Age and Volume
As for most old volcanoes on the island, direct information is unavailable for inception of the early-alkalic stage or the change to tholeiitic volcanism. A submerged slope break and coral reef, widely traceable at ∼400 mbsl and dated at ca. 130 ka, mark decline in main-stage activity at Hualalai, although some tholeiitic flows drape the reef (Moore and Clague, 1987). Trachyte lavas at Puu Waawaa on Hualalai’s north flank, inferred to record beginning of the waning-alkalic stage, have K-Ar ages as old as 114 ka (Clague, 1987; Cousens et al., 2003). The shift from tholeiite to waning alkalic stages is thus closely bracketed, <130 to >114 ka.
The volume of Hualalai, previously estimated at 14,200 km3 (Robinson and Eakins, 2006), is particularly uncertain because of cover by Mauna Loa lavas, gravitational failure of its southwest flank (North Kona slump), difficulty in tracing extent of rift zones, and likely complex interfingering with Mauna Kea to the east. A larger estimate of 26,000 km3 (Table 2; Appendix B, Table B6) is based on assumption that the perimeter of subaerial Hualalai lies 5–15 km beyond present exposures, onlapped by Mauna Loa flows, and that distal rift zones continue farther than estimated by Robinson and Eakins (2006).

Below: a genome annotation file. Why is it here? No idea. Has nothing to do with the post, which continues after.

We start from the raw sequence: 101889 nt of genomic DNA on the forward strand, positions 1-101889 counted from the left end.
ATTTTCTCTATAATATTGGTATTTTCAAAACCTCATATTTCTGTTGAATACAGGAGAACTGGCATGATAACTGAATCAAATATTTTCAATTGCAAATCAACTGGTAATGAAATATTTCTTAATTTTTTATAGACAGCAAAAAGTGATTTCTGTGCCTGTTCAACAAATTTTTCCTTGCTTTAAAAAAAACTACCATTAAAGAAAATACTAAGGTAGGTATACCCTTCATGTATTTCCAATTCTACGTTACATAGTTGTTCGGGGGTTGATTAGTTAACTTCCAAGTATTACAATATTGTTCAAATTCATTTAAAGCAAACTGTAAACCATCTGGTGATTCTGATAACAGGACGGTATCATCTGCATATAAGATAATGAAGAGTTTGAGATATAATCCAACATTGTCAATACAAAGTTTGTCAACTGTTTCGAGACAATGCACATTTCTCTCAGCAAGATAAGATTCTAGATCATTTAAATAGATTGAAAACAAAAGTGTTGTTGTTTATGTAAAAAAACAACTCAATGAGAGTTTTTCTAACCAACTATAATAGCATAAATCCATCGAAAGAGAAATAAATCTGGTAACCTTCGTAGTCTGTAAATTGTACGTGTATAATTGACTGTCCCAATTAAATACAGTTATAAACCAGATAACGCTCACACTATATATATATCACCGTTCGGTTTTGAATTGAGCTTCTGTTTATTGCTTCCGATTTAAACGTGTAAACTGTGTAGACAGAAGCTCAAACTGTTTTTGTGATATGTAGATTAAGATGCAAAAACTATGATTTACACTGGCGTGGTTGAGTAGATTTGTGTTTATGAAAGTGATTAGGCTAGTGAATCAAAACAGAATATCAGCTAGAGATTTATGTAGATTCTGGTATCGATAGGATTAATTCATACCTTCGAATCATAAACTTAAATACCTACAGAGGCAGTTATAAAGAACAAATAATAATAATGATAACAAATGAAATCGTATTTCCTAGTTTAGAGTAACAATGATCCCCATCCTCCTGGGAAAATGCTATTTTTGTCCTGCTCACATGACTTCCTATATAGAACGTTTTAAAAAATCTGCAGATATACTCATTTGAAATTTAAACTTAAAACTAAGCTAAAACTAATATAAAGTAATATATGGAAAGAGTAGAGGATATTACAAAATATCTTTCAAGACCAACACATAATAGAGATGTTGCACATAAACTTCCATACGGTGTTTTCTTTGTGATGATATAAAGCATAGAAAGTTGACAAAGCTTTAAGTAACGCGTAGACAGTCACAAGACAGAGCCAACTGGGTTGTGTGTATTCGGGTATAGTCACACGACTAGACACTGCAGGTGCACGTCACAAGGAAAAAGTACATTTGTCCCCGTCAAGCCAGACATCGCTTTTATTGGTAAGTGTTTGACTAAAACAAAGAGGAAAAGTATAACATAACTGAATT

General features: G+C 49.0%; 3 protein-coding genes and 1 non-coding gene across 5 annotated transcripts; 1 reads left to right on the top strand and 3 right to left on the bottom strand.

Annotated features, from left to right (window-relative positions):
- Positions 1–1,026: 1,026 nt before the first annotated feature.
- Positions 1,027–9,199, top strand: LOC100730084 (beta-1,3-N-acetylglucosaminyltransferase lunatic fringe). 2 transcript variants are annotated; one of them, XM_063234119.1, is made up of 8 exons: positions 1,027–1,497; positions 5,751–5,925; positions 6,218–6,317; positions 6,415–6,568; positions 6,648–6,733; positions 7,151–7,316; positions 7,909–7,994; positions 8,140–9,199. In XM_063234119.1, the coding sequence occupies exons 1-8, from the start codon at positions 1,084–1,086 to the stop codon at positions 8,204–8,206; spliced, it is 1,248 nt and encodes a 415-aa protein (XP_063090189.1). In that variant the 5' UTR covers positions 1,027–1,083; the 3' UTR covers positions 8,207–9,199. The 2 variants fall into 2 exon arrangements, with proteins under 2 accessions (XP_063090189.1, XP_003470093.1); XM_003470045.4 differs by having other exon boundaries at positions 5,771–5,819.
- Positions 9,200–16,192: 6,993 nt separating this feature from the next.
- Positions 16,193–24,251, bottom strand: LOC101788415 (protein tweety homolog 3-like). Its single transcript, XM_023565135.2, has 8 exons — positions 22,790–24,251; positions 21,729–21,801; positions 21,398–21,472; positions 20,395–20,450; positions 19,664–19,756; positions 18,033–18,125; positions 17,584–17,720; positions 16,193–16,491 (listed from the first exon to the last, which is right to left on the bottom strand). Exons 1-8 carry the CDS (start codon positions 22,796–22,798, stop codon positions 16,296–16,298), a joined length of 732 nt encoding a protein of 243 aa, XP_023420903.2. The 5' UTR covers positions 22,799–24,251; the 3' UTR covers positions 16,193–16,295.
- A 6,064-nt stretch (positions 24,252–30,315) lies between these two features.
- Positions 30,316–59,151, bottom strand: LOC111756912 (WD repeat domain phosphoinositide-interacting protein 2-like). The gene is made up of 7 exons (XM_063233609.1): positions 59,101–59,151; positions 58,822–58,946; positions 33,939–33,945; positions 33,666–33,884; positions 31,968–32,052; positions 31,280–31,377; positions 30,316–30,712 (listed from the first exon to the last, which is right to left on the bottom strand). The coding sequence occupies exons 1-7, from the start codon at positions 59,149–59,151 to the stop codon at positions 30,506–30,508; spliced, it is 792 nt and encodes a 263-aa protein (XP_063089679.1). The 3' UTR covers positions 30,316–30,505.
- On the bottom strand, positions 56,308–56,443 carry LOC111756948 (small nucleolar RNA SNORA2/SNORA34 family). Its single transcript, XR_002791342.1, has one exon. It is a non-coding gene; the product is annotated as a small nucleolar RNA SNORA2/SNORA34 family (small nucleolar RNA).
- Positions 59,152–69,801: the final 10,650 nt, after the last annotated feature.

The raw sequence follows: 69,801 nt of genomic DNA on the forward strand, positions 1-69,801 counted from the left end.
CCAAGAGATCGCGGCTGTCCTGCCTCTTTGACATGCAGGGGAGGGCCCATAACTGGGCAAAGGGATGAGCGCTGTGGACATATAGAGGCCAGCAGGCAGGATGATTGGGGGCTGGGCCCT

An additional uncertainty is the speculative proposal that deeper parts of Ka Lae Ridge could be the distal continuation of Hualalai’s south rift (Holcomb et al., 2000). No petrologic distinctions are known between Mauna Loa versus Hualalai tholeiites that could help evaluate this alternative, but a Hualalai connection could be consistent with the abrupt decline in eruption rate at ca. 400 ka at Ka Lae Ridge (Jicha et al., 2012). Gravity data show a density gap between Hualalai and the southwest rift of Mauna Loa (Kauahikaua et al., 2000); however, making such an interpretation seem improbable. In addition, a lengthy south rift of Hualalai all the way to Ka La Ridge would likely have formed a structural barrier to large slope failures (as on the northeast side of Mauna Kea), but the west side of Mauna Loa instead has been the site of numerous giant landslides and slumps. If Ka Lae Ridge were part of Hualalai, its volume would be considerably larger, perhaps 45,000–50,000 km3, and that of Mauna Loa accordingly smaller. Broader implications of this uncertain hypothesis (Holcomb et al., 2000) are considered further in the section on overall assembly of Hawaii.